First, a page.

Letters and Manuscripts — Volume 5

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Lt 24, 1887

Haskell, S. N.

Tramelan, Switzerland

February 7, 1887

Previously unpublished.

Dear Brother Haskell:

Our meeting in this place is ended. We were urged to come to Tramelan, for there had been a great change in the feelings of the people since Christmas. I then spoke in the chapel to about three hundred people. The notice was given to the minister of the national church to read, and he refused to read it. He thought it was a design to get the people out that I might talk our views upon the Sabbath. I spoke decidedly upon practical godliness through the merits of Jesus Christ. The people were much pleased, and since that time they have looked upon Sabbathkeepers with greater favor. 5LtMs, Lt 24, 1887, par. 1

In one of their gatherings the matter was brought up of different beliefs and who had the truth. One uttered words that the Sabbathkeeping Adventists had the truth. There seemed to be considerable interest to hear me and a desire expressed that I should come again. We responded to this request, and Brother Ings, Sister Ings, John Vuilleumier, our interpreter, came to this place. 5LtMs, Lt 24, 1887, par. 2

I spoke Friday evening; Sabbath school in the morning. Brother Ings spoke upon the gifts in the forenoon, and all were deeply interested. I spoke again in the afternoon and then gave opportunity for a social meeting. We had an excellent meeting. Hearts were deeply affected—two who had taken no part in meeting, one for about one year, another for several years. They had become prejudiced against American laborers and against Sabbathkeepers through circumstances that had unfortunately occurred. But there were hearty confessions made, and the young man, a dentist, took his stand fully with us again on the truth, to take his part with the church in harmony with them to do what he could to be a blessing rather than a hindrance. Brother Guenin bore a good testimony. He stated that he had for years been laboring for a brother who has light upon the truth, but did not take his position for the Sabbath. This was the cross. In the week of prayer he made earnest prayer to God in his behalf and was sure the Lord would hear and answer. The result was that his brother, working upon the Sabbath, told his family that the seventh day was the Sabbath, and he should keep it. He said his tools that he used in his work seemed heavy as though they would drop from his hands. But that which made the deepest impression upon his mind was reading the little tract The Sufferings of Christ. Brother G. had indeed a matter of rejoicing that his brother had decided to obey the truth. 5LtMs, Lt 24, 1887, par. 3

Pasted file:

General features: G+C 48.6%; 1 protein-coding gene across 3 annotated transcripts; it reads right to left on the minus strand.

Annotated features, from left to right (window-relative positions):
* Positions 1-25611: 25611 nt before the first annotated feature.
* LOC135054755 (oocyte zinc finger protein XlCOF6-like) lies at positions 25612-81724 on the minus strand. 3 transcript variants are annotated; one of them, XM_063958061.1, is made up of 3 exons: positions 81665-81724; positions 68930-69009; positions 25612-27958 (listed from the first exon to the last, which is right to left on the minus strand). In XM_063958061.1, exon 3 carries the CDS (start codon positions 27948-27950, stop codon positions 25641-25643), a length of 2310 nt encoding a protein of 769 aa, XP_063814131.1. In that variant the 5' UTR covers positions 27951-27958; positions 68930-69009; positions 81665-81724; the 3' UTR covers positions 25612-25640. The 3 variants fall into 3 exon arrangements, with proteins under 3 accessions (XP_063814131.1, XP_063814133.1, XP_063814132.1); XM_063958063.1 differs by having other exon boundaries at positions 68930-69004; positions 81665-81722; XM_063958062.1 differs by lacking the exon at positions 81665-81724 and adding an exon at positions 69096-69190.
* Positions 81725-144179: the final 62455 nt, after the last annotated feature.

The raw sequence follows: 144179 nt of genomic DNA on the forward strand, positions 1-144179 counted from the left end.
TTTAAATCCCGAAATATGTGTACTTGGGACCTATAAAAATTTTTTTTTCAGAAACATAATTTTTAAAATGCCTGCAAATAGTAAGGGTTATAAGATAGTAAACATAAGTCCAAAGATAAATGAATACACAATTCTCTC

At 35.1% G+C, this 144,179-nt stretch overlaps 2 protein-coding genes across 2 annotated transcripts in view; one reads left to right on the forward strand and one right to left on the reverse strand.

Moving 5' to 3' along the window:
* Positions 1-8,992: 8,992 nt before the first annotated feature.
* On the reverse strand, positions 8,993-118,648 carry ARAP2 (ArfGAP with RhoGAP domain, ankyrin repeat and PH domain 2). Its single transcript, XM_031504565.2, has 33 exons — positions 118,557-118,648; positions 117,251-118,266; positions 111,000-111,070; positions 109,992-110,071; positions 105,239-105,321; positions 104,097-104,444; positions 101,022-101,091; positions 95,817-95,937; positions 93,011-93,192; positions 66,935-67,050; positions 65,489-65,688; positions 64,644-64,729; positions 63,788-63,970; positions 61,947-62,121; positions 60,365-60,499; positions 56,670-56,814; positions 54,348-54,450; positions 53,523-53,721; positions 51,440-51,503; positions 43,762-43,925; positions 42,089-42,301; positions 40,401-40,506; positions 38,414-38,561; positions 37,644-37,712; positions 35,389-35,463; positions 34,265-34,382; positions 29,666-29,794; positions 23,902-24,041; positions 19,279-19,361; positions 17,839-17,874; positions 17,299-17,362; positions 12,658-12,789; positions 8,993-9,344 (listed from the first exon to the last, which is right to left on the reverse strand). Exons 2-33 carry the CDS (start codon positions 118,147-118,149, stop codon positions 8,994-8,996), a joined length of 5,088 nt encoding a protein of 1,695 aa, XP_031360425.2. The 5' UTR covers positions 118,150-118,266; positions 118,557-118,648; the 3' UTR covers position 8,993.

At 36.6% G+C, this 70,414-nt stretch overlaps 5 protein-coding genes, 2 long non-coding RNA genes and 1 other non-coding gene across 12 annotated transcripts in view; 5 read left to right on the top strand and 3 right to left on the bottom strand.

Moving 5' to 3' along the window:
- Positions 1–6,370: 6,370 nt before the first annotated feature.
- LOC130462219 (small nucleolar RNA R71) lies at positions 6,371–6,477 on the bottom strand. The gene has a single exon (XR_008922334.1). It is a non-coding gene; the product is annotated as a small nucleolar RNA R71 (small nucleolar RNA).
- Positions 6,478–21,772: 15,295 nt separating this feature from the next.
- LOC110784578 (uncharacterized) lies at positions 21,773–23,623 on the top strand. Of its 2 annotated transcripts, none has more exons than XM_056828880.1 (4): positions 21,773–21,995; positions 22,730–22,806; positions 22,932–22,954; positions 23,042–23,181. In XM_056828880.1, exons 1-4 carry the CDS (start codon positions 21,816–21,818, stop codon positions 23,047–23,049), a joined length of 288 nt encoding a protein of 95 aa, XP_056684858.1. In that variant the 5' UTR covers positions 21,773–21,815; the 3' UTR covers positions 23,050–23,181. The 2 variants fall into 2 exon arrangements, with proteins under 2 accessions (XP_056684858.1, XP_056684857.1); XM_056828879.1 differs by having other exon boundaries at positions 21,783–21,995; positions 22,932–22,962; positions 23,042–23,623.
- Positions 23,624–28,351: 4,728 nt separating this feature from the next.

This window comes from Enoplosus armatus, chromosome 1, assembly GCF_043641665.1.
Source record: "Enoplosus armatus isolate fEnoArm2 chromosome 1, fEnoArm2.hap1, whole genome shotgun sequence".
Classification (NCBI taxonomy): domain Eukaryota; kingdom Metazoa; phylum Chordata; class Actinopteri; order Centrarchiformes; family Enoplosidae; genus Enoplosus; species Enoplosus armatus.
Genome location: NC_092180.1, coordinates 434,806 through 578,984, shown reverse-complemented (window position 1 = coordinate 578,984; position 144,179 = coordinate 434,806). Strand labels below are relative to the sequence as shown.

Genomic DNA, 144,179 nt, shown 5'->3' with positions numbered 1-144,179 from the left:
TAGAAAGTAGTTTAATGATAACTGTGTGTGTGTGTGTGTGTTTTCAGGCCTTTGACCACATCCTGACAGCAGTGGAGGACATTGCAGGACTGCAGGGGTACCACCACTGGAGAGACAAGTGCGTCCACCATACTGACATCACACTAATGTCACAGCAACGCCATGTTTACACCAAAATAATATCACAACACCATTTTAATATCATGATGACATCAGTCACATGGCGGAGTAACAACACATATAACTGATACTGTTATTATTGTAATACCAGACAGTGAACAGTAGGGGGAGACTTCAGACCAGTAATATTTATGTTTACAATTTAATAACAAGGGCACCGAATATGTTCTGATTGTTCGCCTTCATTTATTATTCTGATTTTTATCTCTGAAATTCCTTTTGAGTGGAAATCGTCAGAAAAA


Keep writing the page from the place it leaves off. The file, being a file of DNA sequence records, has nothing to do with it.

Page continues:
And there was still another case. One man was deeply interested—a man of influence—and he was greatly in hopes that he would take his position on the Lord’s side and be obedient to all of His commandments. 5LtMs, Lt 24, 1887, par. 4

This meeting was a solemn meeting. The softening, subduing power of God was in our midst. And still another young man who had been through Satan’s temptations led into the sin of licentiousness, made humble confession, and expressed his desire to be a Christian. 5LtMs, Lt 24, 1887, par. 5

After the meeting some came into the house where I was. It was then the closing hours of the Sabbath. Those who had been deeply moved made request that I should pray, and I did so, and Brother John Vuilleumier interpreted. Then was a most touching scene. The young man, with tears running down his face, shook hands with us all. His three sisters he kissed and asked their forgiveness. There were many tears shed. This was not the one who had been licentious, but who had become discouraged. 5LtMs, Lt 24, 1887, par. 6

Today the minister of the National Church, who refused to read the notice of my meeting, was present. He was invited evening after the Sabbath to give out the hymn and open the meeting by prayer. I had freedom in speaking. He thanked me after the discourse for the words spoken, so we think another victory was gained in this place. I leave tomorrow for Basel, and we feel to thank God that we have seen tokens of good. The prejudice is being broken down, and we hope the seeds of truth are being sown in some hearts. We cannot tell what the results may be. A Paul may plant, and Apollos water, but God giveth the increase. 5LtMs, Lt 24, 1887, par. 7

We want to walk humbly with God. We want to wait upon the Lord, that we may renew our strength. In Him is life. In Him is salvation. We may bring Him into our life and character. We may be wholly and entirely the Lord’s. Many have heard temperance in such a manner as they never heard it before. 5LtMs, Lt 24, 1887, par. 8